The beach sediments at Narrabeen were deposited as a regressive barrier in the mid-Holocene approximately 300 m landward of the present-day shoreline. The barrier subsequently prograded through a series of foredune ridges, with the most seaward ridge of the modern embayment dated at 3 ka. The granulometry is approximately uniform along the beach and characterized by fine to medium quartz sand (D50≅0.3 mm) with ~30% carbonate fragments. A lagoon now backs the northern half of the barrier and is connected to the ocean via a shallow narrow (~50 m-wide) inlet at the embayment’s northern extremity that intermittently opens and closes to the ocean49.
The adjacent headlands and curvature of the embayment result in a distinctive alongshore wave energy gradient. Dissipative-intermediate beach conditions typically prevail in the north, transitioning to lower energy and intermediate-reflective beach conditions towards the south. The northern end of Narrabeen is characterised by single-bar rhythmic bar-beach (RBB) to transverse bar-rip (TBR) intermediate beach states and a subaerial berm that varies up to 80 m in width, backed by a vegetated foredune up to 9 m in height above mean sea level (MSL). At the southern end of the embayment urban development has encroached on to much of the foredunes, which reach only 3 to 4 m in height, and the beach consists of a berm that varies up to 60 m in width and a single-bar system that tends towards the lower-energy low-tide terrace (LTT) and reflective beach states. Tides are microtidal and semidiurnal with a mean spring tidal range of 1.3 m.
The deepwater wave climate for the Sydney region is of moderate to high wave energy (mean Hs≅1.6 m and Tp≅10 s) and dominated by persistent long period swell waves from a SSE direction. These swell waves are generated from mid-latitude cyclones that propagate approximately 5–9 times per month across the southern Tasman Sea, south of mainland Australia50. Superimposed on these background swell waves are storm events that are typically defined for this region by a significant wave height threshold of 3 m, corresponding to the 0.95 quantile51. These storm waves are derived from a number of sources and directions: tropical cyclones from the northeast, east-coast lows from the east and intensified mid-latitude cyclones from the south. The wave climate exhibits a mild seasonal cycle, with high-energy mid-latitude cyclones and east-coast lows more prominent in the Austral winter months and low-energy short-period seas derived from local north-easterly sea-breezes more prominent in the Austral summer51. At inter-annual time scales, the wave climate is influenced by the El Niño/Southern Oscillation (ENSO), with La Niña periods typically having a more energetic and easterly wave climate and El Niño periods a less energetic and more southerly wave climate32,33,36. The distinct wave energy gradient in the local shallow-water wave climate at Narrabeen is to a large degree a result of the sheltering of southerly waves by the 1.5 km Long Reef Point headland that forms the embayment’s southern extremity. Numerical wave modeling33 indicates breaking wave height is approximately 30% higher at the northern end compared to the southern end for average wave conditions. This situation is reversed, however, for northeast waves, with breaking wave heights approximately 30% larger in the south relative to the north. An equivalent reversal in the wave angle of incidence is also observed, with southerly waves resulting in northerly-directed alongshore currents and northeast waves resulting in southerly-directed alongshore currents.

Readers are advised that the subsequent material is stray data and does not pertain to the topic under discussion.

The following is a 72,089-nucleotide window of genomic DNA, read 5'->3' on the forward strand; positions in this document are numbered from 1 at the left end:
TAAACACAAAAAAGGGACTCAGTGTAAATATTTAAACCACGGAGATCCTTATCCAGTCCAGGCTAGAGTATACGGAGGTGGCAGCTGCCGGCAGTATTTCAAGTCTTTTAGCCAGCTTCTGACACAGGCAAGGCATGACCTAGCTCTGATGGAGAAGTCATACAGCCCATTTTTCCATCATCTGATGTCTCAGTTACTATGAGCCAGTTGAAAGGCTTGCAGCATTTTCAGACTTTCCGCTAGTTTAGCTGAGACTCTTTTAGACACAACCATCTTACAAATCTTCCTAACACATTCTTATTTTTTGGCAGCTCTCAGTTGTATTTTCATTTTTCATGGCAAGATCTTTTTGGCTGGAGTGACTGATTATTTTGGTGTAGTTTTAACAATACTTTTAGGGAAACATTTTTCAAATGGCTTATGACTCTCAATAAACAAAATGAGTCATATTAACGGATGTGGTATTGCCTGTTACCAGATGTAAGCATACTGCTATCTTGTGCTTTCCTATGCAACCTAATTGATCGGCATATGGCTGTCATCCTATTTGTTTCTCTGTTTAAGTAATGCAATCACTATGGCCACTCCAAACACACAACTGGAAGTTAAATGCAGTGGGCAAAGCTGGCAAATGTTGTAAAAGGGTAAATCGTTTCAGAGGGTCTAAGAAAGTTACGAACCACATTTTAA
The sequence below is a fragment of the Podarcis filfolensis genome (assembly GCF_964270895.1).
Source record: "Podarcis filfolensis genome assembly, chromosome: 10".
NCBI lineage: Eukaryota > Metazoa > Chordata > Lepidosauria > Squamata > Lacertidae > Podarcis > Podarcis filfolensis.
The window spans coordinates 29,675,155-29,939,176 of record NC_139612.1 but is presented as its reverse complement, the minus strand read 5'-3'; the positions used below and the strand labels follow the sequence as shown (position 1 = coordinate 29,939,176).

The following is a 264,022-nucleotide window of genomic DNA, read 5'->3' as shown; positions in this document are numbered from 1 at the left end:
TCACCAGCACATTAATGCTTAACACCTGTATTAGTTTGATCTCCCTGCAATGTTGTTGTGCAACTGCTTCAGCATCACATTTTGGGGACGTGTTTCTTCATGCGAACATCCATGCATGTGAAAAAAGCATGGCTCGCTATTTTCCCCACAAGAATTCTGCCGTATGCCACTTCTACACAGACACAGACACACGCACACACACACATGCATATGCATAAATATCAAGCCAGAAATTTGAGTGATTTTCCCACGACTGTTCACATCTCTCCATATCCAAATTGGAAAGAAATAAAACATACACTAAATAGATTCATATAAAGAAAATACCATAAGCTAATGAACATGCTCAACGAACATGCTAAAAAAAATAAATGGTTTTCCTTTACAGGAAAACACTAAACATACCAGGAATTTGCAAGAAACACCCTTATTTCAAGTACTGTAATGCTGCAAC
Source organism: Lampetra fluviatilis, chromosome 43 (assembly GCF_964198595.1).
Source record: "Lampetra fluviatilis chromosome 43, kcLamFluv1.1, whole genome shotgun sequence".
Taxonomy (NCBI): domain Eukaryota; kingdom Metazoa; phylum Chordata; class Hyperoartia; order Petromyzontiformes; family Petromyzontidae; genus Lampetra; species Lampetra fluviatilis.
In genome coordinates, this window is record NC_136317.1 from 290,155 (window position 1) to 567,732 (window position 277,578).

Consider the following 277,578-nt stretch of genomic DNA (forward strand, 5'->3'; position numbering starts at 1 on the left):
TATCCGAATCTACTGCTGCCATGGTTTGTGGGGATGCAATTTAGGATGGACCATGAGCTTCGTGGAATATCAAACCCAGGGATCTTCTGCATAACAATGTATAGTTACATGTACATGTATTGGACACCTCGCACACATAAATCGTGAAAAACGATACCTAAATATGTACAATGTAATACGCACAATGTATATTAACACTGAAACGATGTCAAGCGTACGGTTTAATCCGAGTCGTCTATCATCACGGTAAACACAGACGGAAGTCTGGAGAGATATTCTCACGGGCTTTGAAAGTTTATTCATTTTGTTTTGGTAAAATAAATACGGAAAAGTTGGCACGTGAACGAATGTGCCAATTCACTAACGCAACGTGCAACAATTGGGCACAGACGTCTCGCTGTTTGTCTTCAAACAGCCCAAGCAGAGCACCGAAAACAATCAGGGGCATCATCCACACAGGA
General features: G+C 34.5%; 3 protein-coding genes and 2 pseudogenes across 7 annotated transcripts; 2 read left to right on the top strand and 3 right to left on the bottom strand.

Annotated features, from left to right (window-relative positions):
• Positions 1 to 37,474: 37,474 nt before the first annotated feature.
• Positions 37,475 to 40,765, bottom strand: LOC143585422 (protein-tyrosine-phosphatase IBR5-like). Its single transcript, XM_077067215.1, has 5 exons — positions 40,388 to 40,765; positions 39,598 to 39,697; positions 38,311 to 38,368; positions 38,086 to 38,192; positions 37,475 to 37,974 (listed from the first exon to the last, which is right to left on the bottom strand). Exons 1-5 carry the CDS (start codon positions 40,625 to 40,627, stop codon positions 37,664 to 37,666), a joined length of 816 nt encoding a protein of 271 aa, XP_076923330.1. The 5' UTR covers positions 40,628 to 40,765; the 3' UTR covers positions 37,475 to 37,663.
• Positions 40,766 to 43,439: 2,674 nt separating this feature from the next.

Monthly beach profile surveys and bathymetry transects
The beach monitoring program at Narrabeen can be divided into two distinct periods: the first three decades when a simple and traditional survey technique was employed; and from 2004 onwards when the monitoring program was significantly expanded, and the use of new and emerging survey technologies have been progressively implemented. A full history of the beach monitoring program at Narrabeen is detailed in refs 52,53. A time-line and summary of the various survey methods employed is presented below.
1976–2006: historical profile surveys
The years between 1976 and 2006 constitute the period of conventional profile line surveys undertaken by Professor Andrew Short and volunteers of the Coastal Studies Unit, University of Sydney employing the Emery method54. This simple, rapid and low-cost technique uses a measuring tape for cross-shore distance, and vertical elevation changes are calculated using line-of-sight between two graded rods and the horizon. Commencing with the landward rod on a fixed benchmark, the distance between the two rods is first measured using the measuring tape. The change in elevation between the two rods is then calculated by using the line-of-sight with the horizon and markings on the rods as a reference. This process is repeated at each subsequent measurement point along the entire length of the cross-shore profile line. A detailed validation of these historical survey data is provided in the ‘Technical Validation’ section.
The monitoring program during the 1970s based on this use of the Emery method initially comprised fortnightly cross-shore profile surveys at a total of fourteen profile lines along the embayment. Each profile line was surveyed at spring low tide from a fixed benchmark located in the stable dune area down to a swimming depth within (and sometimes beyond) the surf zone. This labour-intensive approach typically extended each surveyed profile to depths of 1–4 m below mean sea level, depending on the prevailing surf conditions. The cross-shore spacing of each measurement was 10 m.